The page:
First Generation Muslim Immigration and Society Emerging family life

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Children had to negotiate their two worlds of home and school

As newly arrived families lacked the residency requirements to qualify for council housing, they were to be found in the private rented sector and in owner-occupation of smaller and poorer quality housing. A survey in 1969 showed that 85% of immigrant families had higher than average numbers of people per room in the house and such families had typically between 18 and 29% less space in the house. Similarly a survey in 1971 showed that immigrant families were five times more likely to be sharing accommodation and nine times more likely to have to share cooking facilities.

The pattern of settling where there were demands for labour meant that immigrant families were not spread evenly throughout Britain, or evenly within a region or city. In the Yorkshire/Humberside region, 83% of people with Pakistani or Bangladeshi heritage lived in the Metropolitan District of West Yorkshire, and more than half of those, in the city of Bradford. In Birmingham, 75% of such people were concentrated in eight of the city's 42 Wards.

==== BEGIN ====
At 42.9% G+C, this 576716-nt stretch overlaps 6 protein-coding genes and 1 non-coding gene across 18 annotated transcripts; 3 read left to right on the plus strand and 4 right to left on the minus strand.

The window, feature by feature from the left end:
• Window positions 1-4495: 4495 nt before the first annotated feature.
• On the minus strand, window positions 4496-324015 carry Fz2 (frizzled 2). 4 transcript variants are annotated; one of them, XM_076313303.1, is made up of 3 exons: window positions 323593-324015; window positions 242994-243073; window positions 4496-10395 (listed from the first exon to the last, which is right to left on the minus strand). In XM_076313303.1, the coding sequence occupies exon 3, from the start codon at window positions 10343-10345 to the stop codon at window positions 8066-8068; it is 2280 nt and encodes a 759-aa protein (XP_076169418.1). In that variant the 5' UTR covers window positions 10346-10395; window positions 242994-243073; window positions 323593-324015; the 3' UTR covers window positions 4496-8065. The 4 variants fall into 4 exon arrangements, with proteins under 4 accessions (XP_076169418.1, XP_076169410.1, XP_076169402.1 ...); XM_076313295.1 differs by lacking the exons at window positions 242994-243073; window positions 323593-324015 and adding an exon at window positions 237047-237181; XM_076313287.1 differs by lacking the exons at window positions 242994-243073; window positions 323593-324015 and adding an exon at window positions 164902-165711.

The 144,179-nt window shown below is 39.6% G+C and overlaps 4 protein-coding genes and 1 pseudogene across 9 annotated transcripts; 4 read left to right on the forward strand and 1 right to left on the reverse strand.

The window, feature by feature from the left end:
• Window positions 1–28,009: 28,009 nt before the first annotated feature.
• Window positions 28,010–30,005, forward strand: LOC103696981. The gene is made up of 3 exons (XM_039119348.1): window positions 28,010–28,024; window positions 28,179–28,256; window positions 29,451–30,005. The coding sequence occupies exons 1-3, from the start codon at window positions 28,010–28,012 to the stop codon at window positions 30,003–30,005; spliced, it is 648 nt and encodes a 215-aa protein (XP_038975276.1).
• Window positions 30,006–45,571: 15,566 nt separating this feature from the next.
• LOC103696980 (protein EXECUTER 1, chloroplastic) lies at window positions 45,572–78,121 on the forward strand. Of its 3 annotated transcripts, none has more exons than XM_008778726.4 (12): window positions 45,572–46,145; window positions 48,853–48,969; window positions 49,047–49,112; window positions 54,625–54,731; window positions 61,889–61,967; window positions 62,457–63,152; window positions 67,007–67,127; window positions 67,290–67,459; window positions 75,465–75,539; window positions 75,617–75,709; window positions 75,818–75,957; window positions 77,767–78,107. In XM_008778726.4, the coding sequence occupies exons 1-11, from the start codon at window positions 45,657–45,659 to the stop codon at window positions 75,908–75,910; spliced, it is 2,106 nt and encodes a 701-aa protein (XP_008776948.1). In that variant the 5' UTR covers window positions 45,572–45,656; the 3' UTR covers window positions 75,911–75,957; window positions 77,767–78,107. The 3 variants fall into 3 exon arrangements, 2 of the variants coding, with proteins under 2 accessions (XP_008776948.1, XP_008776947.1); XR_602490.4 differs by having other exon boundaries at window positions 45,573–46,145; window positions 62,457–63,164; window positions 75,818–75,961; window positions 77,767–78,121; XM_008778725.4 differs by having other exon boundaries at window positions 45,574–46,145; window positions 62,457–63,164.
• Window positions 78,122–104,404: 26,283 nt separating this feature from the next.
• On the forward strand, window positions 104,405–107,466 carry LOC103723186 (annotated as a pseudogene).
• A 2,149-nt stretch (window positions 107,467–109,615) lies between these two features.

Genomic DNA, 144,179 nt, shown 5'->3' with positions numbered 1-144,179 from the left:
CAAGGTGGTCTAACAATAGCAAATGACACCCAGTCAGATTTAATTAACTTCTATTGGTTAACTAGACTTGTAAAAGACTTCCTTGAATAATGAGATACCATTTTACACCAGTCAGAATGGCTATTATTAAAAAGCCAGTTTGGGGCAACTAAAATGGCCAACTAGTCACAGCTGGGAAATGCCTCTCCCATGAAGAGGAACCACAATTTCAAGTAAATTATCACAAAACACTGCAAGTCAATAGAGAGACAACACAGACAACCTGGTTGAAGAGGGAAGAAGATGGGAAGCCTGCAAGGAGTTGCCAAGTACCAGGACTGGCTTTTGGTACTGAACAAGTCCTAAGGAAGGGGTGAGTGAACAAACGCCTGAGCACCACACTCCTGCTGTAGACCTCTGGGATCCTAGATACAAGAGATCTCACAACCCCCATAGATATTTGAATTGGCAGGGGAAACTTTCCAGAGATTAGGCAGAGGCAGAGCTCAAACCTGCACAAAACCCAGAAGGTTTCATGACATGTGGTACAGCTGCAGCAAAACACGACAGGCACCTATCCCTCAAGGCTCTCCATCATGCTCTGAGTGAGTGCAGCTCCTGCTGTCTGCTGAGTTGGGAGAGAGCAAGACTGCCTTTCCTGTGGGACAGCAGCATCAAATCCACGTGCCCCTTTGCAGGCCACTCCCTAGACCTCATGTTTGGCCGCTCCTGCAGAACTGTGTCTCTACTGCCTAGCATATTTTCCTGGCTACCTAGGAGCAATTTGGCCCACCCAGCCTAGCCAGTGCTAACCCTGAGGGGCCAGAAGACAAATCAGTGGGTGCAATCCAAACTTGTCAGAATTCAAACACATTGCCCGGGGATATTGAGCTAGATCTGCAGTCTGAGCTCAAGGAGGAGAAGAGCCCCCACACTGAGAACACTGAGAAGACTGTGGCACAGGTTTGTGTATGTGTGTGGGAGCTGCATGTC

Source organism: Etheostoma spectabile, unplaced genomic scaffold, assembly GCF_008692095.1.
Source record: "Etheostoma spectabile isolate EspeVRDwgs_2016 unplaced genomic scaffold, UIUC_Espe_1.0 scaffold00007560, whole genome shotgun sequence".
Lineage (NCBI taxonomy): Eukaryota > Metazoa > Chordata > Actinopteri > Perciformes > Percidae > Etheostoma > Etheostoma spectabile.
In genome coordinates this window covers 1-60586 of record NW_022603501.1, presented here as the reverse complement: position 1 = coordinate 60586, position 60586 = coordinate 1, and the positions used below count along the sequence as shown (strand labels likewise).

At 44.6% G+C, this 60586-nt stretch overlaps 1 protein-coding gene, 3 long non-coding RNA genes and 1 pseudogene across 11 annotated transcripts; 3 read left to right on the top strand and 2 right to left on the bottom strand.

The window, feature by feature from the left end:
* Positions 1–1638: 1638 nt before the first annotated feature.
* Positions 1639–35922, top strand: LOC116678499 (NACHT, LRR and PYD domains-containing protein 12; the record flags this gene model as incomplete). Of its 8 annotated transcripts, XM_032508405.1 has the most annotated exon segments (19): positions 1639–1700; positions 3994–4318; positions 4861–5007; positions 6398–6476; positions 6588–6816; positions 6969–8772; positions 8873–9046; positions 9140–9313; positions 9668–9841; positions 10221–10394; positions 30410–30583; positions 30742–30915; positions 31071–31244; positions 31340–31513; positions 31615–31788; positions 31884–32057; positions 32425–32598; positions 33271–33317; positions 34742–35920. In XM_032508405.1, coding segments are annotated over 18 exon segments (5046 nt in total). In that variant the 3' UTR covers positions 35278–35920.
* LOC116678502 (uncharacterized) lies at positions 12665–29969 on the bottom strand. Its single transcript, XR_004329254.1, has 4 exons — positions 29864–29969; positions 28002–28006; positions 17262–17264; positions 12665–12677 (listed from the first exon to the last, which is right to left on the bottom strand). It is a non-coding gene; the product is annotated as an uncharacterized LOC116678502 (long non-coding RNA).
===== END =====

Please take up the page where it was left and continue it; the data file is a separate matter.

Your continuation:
The social consequences of this pattern of immigration were significant. The extended family was fragmented, thus requiring an effort of reinforce it through visits and marrying within the group. The older generation of grandparents etc. tended to remain in the country of origin, thus making the age profile of the British families much younger. Different elements within the extended family might be dispersed throughout Britain, thus weakening family ties and requiring regular reunions.

Men were often working extended hours thus were not around for parenting and socialising with their wives. Women were often isolated coming from a culture in which the world divided between extended family and "strangers", thus requiring new forms of social mixing, even within the same cultural and linguistic groups. Women were thus slow to gain the necessary social skills to interact with other parts of British society. Children had to negotiate their two worlds of home and school, and were often called upon at a young age to negotiate wider society with their mothers. Communities naturally clustered around shops, mosques, madrasas and community facilities to sustain their common life.